"To defeat an adversary who was your equal, maybe even your superior, it wasn't necessarily enough just to give your all from start to finish. You had to master your opponent mentally. When the critical moment in a close race was upon you, you had to know something he did not - that down in your core you still had something in reserve, something you had not yet shown, something that once revealed would make him doubt himself, make him falter just when it counted most. Like so much in life, crew was partly about confidence, partly about knowing your own heart."



Wednesday, February 1, 2017

Mermaids in Paradise

Book 11 of my 2017 Reading Challenge
read from January 29 - February 1

Mermaids in Paradise by Lydia Millet

Summary (via the book jacket)
On the grounds of a Caribbean island resort, newlyweds Deb and Chip - our opinionated, skeptical narrator and her cheerful jock husband - meet a marine biologist who says she's sighted mermaids in a coral reef.
As the resort's "parent company" swoops in to corner the market on mythological creatures, the couple joins forces with other adventurous souls, including an ex-Navy SEAL with a love of explosives and a hipster Tokyo VJ, to save said mermaids from the "Venture of Marvels", which wants to turn their reef into a theme park.
Mermaids in Paradise is Lydia Millet's funniest book yet, tempering the sharp satire of her early career with the empathy and subtlety of her more recent novels and short stories. This is an unforgettable, mesmerizing tale, darkly comic on the surface and illuminating in its depths.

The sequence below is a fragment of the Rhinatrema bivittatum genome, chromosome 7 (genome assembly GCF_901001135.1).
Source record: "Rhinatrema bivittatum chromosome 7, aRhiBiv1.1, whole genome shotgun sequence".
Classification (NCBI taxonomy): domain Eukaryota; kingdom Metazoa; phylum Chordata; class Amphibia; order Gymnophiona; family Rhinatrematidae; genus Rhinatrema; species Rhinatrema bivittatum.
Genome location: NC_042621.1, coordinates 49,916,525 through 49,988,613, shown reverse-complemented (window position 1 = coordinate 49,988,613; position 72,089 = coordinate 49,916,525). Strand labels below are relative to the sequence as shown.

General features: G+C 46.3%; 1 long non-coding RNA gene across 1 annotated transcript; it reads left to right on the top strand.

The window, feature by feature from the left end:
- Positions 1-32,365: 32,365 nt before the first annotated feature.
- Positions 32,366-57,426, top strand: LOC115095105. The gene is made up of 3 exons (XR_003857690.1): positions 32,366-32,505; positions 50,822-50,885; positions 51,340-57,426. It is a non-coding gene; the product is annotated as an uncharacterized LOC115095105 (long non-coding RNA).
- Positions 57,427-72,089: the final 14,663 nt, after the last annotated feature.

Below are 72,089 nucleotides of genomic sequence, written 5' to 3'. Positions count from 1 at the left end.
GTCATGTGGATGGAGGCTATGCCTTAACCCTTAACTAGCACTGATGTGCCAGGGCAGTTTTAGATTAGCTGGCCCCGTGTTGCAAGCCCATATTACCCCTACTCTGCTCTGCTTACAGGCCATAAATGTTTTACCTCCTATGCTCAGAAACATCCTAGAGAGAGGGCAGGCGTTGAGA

My Opinion
A low 2 stars, not quite a 1 rating because it didn't make me angry or have any glaring issues.  It read quickly for all the wrong reasons, because there was no substance or depth to the story or the characters.  I was still having trouble knowing which character went with which name at the end of the book.  

Everything in the last paragraph of the book description was missing for me.  I didn't see the satire or comedy and it's definitely forgettable.

Quote from the Book
"What shocks me the most, in retrospect, is that within the next few days I would assimilate the mermaids handily. One moment they were impossible, the next they were everyday, in my view of the world. Like moon landings or cell phones. They went from of course not to of course. By the second day I was not only not disbelieving in mermaids but thinking of them as a given. A quirky facet of natural history. Oh the mermaids, I would register casually when they were mentioned.
 But before the second day, there was the first."